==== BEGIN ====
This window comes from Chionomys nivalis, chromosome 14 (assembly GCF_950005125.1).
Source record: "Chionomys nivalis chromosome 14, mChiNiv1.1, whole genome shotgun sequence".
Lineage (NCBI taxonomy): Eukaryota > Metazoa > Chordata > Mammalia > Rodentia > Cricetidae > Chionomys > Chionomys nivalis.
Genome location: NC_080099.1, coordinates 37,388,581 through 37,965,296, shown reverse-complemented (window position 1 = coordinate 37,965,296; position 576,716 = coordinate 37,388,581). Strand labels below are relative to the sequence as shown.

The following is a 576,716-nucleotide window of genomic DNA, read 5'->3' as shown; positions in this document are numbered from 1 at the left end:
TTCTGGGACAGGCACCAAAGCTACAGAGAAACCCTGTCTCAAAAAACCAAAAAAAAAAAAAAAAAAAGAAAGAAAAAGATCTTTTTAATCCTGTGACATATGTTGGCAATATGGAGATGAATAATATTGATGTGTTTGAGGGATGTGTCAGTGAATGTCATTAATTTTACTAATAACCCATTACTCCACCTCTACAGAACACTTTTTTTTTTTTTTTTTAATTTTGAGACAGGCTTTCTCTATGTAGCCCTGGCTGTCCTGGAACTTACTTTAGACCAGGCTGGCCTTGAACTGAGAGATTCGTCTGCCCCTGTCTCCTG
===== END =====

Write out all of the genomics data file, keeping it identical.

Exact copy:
This window comes from Chionomys nivalis, chromosome 14 (assembly GCF_950005125.1).
Source record: "Chionomys nivalis chromosome 14, mChiNiv1.1, whole genome shotgun sequence".
Lineage (NCBI taxonomy): Eukaryota > Metazoa > Chordata > Mammalia > Rodentia > Cricetidae > Chionomys > Chionomys nivalis.
Genome location: NC_080099.1, coordinates 37,388,581 through 37,965,296, shown reverse-complemented (window position 1 = coordinate 37,965,296; position 576,716 = coordinate 37,388,581). Strand labels below are relative to the sequence as shown.

The following is a 576,716-nucleotide window of genomic DNA, read 5'->3' as shown; positions in this document are numbered from 1 at the left end:
TTCTGGGACAGGCACCAAAGCTACAGAGAAACCCTGTCTCAAAAAACCAAAAAAAAAAAAAAAAAAAGAAAGAAAAAGATCTTTTTAATCCTGTGACATATGTTGGCAATATGGAGATGAATAATATTGATGTGTTTGAGGGATGTGTCAGTGAATGTCATTAATTTTACTAATAACCCATTACTCCACCTCTACAGAACACTTTTTTTTTTTTTTTTTAATTTTGAGACAGGCTTTCTCTATGTAGCCCTGGCTGTCCTGGAACTTACTTTAGACCAGGCTGGCCTTGAACTGAGAGATTCGTCTGCCCCTGTCTCCTG